my honey judith bradford introduced me to her stuff in the early 90s; no doubt she 'knew' the bass player. anyway, that was the era of lucinda williams (1988) and sweet old world (1992). these albums feature some of the best country and rock writing of that era; of course 'sweet old world' is the most beautiful thing ever written; the playing and production by gurf morlix is exemplary; poppy in a way but not fully nashville commercial. surely one purpose of these discs was to demo the songs in nashville, and she scored for mary-chapin carpenter ('passionate kisses') and patty loveless (a wonderful performance of 'the night's too long'). still these albums have many eccentric moments or suddenly break into acoustic blues straight from the howling heart of the delta. maybe someone thought she could be a country star, but obviously not. but she is a great great country singer and writer. to me her four strongest albums are those two, car wheels on a gravel road (1998), and essence (2001). lucinda williams is hard to get ahold of; it must be in some stupid copyright limbo.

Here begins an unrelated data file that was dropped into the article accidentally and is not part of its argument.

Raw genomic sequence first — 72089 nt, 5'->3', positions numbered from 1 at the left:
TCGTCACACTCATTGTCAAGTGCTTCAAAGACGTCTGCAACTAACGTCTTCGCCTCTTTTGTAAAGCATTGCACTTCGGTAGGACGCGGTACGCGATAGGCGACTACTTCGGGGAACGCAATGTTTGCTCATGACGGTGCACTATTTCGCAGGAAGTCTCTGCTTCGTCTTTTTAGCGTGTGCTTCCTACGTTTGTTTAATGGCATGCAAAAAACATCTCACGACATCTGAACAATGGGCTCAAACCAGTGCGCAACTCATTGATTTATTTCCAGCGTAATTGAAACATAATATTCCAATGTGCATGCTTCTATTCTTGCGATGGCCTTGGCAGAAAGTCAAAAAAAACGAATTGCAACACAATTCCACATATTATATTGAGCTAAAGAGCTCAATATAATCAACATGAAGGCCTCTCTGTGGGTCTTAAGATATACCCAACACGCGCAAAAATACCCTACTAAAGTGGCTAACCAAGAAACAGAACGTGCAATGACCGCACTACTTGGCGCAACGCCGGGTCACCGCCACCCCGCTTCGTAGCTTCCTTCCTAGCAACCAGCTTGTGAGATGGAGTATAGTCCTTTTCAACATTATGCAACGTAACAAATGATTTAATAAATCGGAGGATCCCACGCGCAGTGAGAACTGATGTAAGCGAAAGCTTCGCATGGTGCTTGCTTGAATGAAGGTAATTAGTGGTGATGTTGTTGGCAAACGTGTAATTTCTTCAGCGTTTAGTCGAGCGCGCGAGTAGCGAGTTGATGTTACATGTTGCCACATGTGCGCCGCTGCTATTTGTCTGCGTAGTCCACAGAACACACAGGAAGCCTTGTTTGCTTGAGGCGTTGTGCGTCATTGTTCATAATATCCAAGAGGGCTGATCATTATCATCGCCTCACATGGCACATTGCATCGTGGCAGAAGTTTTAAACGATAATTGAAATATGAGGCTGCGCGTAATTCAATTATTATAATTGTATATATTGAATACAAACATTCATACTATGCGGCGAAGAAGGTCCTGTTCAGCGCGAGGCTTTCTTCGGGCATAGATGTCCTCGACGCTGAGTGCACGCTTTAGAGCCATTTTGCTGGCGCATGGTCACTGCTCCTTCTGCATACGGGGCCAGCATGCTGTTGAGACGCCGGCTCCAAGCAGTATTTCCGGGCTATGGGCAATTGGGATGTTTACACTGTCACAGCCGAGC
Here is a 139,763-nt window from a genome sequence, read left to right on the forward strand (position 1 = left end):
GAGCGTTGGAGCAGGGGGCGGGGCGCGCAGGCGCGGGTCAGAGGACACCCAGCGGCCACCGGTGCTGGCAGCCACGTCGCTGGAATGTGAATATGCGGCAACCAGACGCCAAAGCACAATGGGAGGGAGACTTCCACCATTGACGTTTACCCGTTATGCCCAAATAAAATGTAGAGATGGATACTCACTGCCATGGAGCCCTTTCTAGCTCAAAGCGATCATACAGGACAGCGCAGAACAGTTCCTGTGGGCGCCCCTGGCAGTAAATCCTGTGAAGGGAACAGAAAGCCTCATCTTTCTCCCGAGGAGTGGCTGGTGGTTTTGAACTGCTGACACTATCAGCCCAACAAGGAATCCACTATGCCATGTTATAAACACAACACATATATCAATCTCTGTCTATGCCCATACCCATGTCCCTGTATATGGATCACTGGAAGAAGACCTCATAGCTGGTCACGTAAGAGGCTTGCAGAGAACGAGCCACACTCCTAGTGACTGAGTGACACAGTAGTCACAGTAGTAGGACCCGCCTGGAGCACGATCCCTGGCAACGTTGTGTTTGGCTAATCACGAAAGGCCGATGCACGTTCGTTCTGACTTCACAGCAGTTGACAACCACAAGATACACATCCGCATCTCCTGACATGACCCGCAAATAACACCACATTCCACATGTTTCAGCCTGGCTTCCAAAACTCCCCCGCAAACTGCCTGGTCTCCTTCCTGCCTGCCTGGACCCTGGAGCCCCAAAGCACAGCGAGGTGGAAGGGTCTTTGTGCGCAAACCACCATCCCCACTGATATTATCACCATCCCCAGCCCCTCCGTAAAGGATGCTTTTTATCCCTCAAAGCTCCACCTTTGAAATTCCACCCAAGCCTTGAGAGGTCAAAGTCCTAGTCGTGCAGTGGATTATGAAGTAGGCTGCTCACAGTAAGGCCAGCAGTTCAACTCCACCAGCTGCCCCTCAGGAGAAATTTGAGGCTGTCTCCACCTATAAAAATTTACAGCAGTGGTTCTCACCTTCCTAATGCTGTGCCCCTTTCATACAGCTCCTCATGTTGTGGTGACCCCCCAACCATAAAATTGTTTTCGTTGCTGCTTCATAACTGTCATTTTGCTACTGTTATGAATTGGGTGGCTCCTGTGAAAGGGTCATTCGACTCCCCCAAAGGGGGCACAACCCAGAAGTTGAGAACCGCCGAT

judith also adored those first forays, happy woman blues (1980) and ramblin (1979). these give a lovely rough acoustic frame to a series of covers/bent versions of classic country, gospel, and blues songs, with some originals. she almost sounds like mac wiseman with an extreme showy old-time vibrato at times, but listen to her kill something like "great speckled bird," one of the great curiosities in american song. obviously she is not trying to sing on-key, but i wouldn't say the roughness is affected: lucinda always sounds authentic to me, even if her dad was a prof. it wells from the heart and from a complete internalization of american roots music.